Previous: Combination Study 1
Posted 8 December 2004, 01:56
A live electronic piece; a series of swelling sustained chords built from the combination tones resulting from just-tuned dyads, over an optional drone.
Duration: variable. Requires a performer, a PC, one or two banks of eight continuous MIDI controllers (optional) and certain versions of Csound (see below for details).
Realized for live performance by Art Hunkins.
This is a live-performance (i.e., real-time) Csound piece based on Combination Study 1, made in collaboration with Art Hunkins. It was Art’s idea to transform CS1 into a live piece. I did a little work on the visual appearance, and came up with some ideas for opening up the possibilities of the piece, but Art is responsible for all the hard work of designing and coding the performance arrangements, as well as writing the performance notes — he really drove this project. There are several different versions of the piece included, as explained in the performance notes, excerpted below:
There are three major versions of Cloud Dragon – indicated as v1, v2, and v3. They differ by performance instrumentation: v1 uses only computer mouse and monitor; v2 requires a bank of 8 MIDI (continuous) controllers – either pots or sliders; v3 requires 12 (or 14) controllers, configured as a bank of 8 and a bank of 4 (or 6).
There are three variants of each version as well – indicated as a, b, and c. Variant a is the most basic, offering preset Chord Ratios; its fixed six-chord sequence (and suggested performance order) is 8/5, 7/5, 6/5, 7/6, 9/8 and 5/4; eight-chord sequences add a final 4/3 and 3/2.
Variant b allows the performer to select his/her own Chord Ratios; the choices (numerator and denominator) are integers between 1 and 1500. Default settings are the fixed ones indicated above. In addition, the performer can select a single Chord-to-Drone Root Ratio – a kind of global transposition factor for all chords. (Default is 1/1 – no transposition.) Again, integers up to 1500 are allowed in numerator and denominator. All these ratios may be varied during performance, but doing so is not encouraged. Any change takes place with the following chord.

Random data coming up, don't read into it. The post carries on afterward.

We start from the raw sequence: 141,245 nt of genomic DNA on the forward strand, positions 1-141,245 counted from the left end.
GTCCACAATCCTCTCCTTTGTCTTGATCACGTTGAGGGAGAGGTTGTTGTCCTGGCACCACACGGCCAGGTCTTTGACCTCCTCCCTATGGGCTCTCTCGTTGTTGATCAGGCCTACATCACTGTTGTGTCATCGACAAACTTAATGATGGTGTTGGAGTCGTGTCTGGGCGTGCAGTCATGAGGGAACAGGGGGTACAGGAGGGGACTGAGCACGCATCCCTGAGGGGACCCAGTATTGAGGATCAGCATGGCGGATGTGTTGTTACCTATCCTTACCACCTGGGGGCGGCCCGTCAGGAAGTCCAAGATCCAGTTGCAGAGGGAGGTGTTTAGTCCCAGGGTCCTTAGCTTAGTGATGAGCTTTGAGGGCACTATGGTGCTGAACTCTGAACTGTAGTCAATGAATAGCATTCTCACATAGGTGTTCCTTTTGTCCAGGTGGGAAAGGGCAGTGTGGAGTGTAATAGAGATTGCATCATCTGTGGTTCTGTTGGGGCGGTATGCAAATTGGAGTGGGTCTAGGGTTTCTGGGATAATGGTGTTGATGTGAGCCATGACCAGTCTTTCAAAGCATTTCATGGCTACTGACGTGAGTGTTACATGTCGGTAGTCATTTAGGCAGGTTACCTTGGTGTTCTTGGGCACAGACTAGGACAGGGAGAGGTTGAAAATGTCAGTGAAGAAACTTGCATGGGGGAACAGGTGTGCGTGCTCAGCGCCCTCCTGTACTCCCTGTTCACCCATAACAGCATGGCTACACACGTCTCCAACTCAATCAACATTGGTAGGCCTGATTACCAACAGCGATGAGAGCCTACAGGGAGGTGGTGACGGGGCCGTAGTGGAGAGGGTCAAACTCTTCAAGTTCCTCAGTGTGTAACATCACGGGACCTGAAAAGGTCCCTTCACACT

Variant c permits the performer, in addition to the above, to specify Chord-to-Drone Root Ratios independently for each chord (all defaults, 1/1). This variant encourages you to explore the wide-open possibilities of tuning systems referenced by Dave Seidel on his Combination Study 1 webpage (see above).
Versions 3b and 3c have the highest degree of flexibility and will hopefully be interesting and fun for anyone who would like to experiment in realtime with complex ratios that are not necessarily anchored to the “root” (1/1) established by the drone.
Because this is a live performance piece that employs a graphical user interface, only certain versions of Csound are suitable. See the performance notes (available below as a separate download) for details.
For more information on the underlying musical/acoustical concepts, see the notes for Combination Study 1. The title comes from an image I get when listening to the piece: a winged serpent weaving in and out of the tops of the clouds, sinuous and gleaming in the sun.
My sincere thanks to Art Hunkins for envisioning this project and making it happen. “Cloud Dragon” is also listed on his site, along with some of Art’s other compositions (electronic and otherwise, most of them realtime), which are lovely and well worth checking out.
Copyright © 2004, Dave Seidel. Some rights reserved. This work is licensed under a Creative Commons Attribution License.